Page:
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12:37 - That was quick. Amazon has already pulled the "review" written by Mark Chambers. Thanks to all of you who posted counter-reviews or sent mail to Amazon, Mr. Chambers, and his publisher. I hope Mr. Chambers won't try this nasty trick again, although somehow I doubt he's learned his lesson.

Actually, I have a problem with the whole anonymous review process at Amazon. There's no doubt that favorable Amazon reviews can help a book's sales, or that unfavorable reviews can harm sales. It seems to me that allowing anonymous reviews is an invitation to abuse either way. Amazon should require that any reviewer be clearly identified, and not just by a pseudonym.

A year or two ago, Amazon Canada screwed up and posted the actual reviewers' names on previously anonymous reviews. For the day or so that lasted, many authors, including me, checked a lot of books and authors to see who had and had not reviewed their own books and competing books. All of us who did that now know who is honorable and who is without honor.

I was pleased to find that none of the authors of whom I thought highly had reviewed their own or competitors' books anonymously. Conversely, I was unsurprised to find that many authors of whom I have a lower opinion had reviewed their own books favorably and/or their competitors' books unfavorably. But the real solution to this problem is for Amazon and other on-line booksellers to eliminate anonymous and pseudonymous reviews.

I'm still working on the PC hardware book, but I'm also doing some other stuff. I need to write a couple astronomy articles for O'Reilly's web site. Those will probably be Astronomy Hacks that I didn't have time to write before deadline for the book.

I also need to write a proposal/TOC for our next book for O'Reilly, which will be another astronomy title. The new astronomy book will be larger than Astronomy Hacks, and will be more in the nature of a field observing guide. It'll be a lot of work, but it'll also be a fun project. As usual, I'll post material as it's completed on the Subscribers' page so that subscribers can follow the whole process of writing the book, from outline to completion.

And I really need to get a semi-permanent Windows XP test-bed system built, if only to run Windows-only DVD ripping software and astronomy software.

15:14 - Good news about the broadcast flag. A federal court has struck down the FCC ruling that would have prohibited the manufacture or sale of devices after 1 July that do not recognize the broadcast flag. This decision is a major win for the EFF and a major loss for the MPAA and other copyright pigs. Of course, it may be set aside by a higher court or rendered moot by Congress, but for now it looks as though at least some of our Fair Use rights will remain protected, at least for a while longer.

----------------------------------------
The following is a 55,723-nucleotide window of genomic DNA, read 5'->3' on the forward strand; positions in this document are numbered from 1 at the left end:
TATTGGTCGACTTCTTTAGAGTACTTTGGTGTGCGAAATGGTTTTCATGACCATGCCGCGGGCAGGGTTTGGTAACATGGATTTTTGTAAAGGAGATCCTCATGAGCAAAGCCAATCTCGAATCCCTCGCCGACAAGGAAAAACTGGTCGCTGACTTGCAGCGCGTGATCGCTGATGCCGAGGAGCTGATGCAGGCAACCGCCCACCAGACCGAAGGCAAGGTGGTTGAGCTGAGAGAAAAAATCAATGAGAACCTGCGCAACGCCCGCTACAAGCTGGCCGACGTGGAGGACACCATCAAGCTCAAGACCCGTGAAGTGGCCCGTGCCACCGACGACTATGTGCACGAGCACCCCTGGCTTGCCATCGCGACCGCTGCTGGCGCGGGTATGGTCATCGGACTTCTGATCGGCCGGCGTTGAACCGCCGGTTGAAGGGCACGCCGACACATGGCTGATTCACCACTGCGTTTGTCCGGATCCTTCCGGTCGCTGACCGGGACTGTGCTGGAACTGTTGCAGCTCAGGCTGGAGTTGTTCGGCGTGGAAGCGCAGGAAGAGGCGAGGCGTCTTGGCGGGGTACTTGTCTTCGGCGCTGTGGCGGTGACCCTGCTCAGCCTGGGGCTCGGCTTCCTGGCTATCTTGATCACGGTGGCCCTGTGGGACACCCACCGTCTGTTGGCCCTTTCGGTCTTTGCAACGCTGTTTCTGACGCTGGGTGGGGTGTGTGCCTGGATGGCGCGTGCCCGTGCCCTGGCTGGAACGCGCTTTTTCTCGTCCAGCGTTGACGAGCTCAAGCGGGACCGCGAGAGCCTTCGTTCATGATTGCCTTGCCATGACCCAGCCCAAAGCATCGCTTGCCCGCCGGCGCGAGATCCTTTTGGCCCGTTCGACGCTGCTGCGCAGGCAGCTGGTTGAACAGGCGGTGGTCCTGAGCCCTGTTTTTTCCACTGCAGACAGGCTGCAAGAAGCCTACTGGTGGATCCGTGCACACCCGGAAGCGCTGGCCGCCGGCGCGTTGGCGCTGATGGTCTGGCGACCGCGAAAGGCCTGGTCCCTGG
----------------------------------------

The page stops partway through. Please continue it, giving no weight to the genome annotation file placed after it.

What disturbs me about all of this is that the MPAA and RIAA pigopolists have put us on the defensive, reacting to their outrageous proposed laws and regulations. We should go on the offensive, and a good place to start would be to write your congressweasel to demand that the DMCA be repealed. We can't buy their votes like the MPAA and RIAA do, but we can and should make it clear to them that we do everything possible to make sure they are voted out of office if they support the pigopolists.

And there are many other measures that need to be taken. First, we need to rationalize the copyright laws. Copyrights were intended to be of limited term, and what we have now is essentially unlimited terms. We need to return to something reasonable, say a five-year term renewable for another five years. That should be retroactive, so anything that was copyrighted more than 10 years before the new law passes should automatically enter the public domain.

The intial copyright registration should be free or low cost, but copyright renewal fees should take into account the value of the copyright. That way, works of limited commercial value would enter the public domain after five years. Works that retained substantial commercial value after the initial five-year term would be renewable only at a fee that reflected that commercial value.

That might be implemented by allowing upset bids, where the initial copyright holder could set the expected value of the work during the five-year extended term and pay some reasonable percentage of that value, say 10%, as a copyright renewal fee. Anyone who wanted to could upset the bid of the original copyright holder by paying a copyright renewal fee of ten times that amount, which would buy the copyright for them.

Once we get copyright terms rationalized, I'd think the next step would be to modify copyright law to legalize non-commercial copyright infringement, recognizing the reality of how people behave. Any law that makes the majority of the population criminals is a bad law, and the laws against non-commercial copyright infringement do just that.

It's time to make the copyright pigs squeal. Write your congressweasel to get things rolling.


Saturday, 7 May 2005
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Sunday, 8 May 2005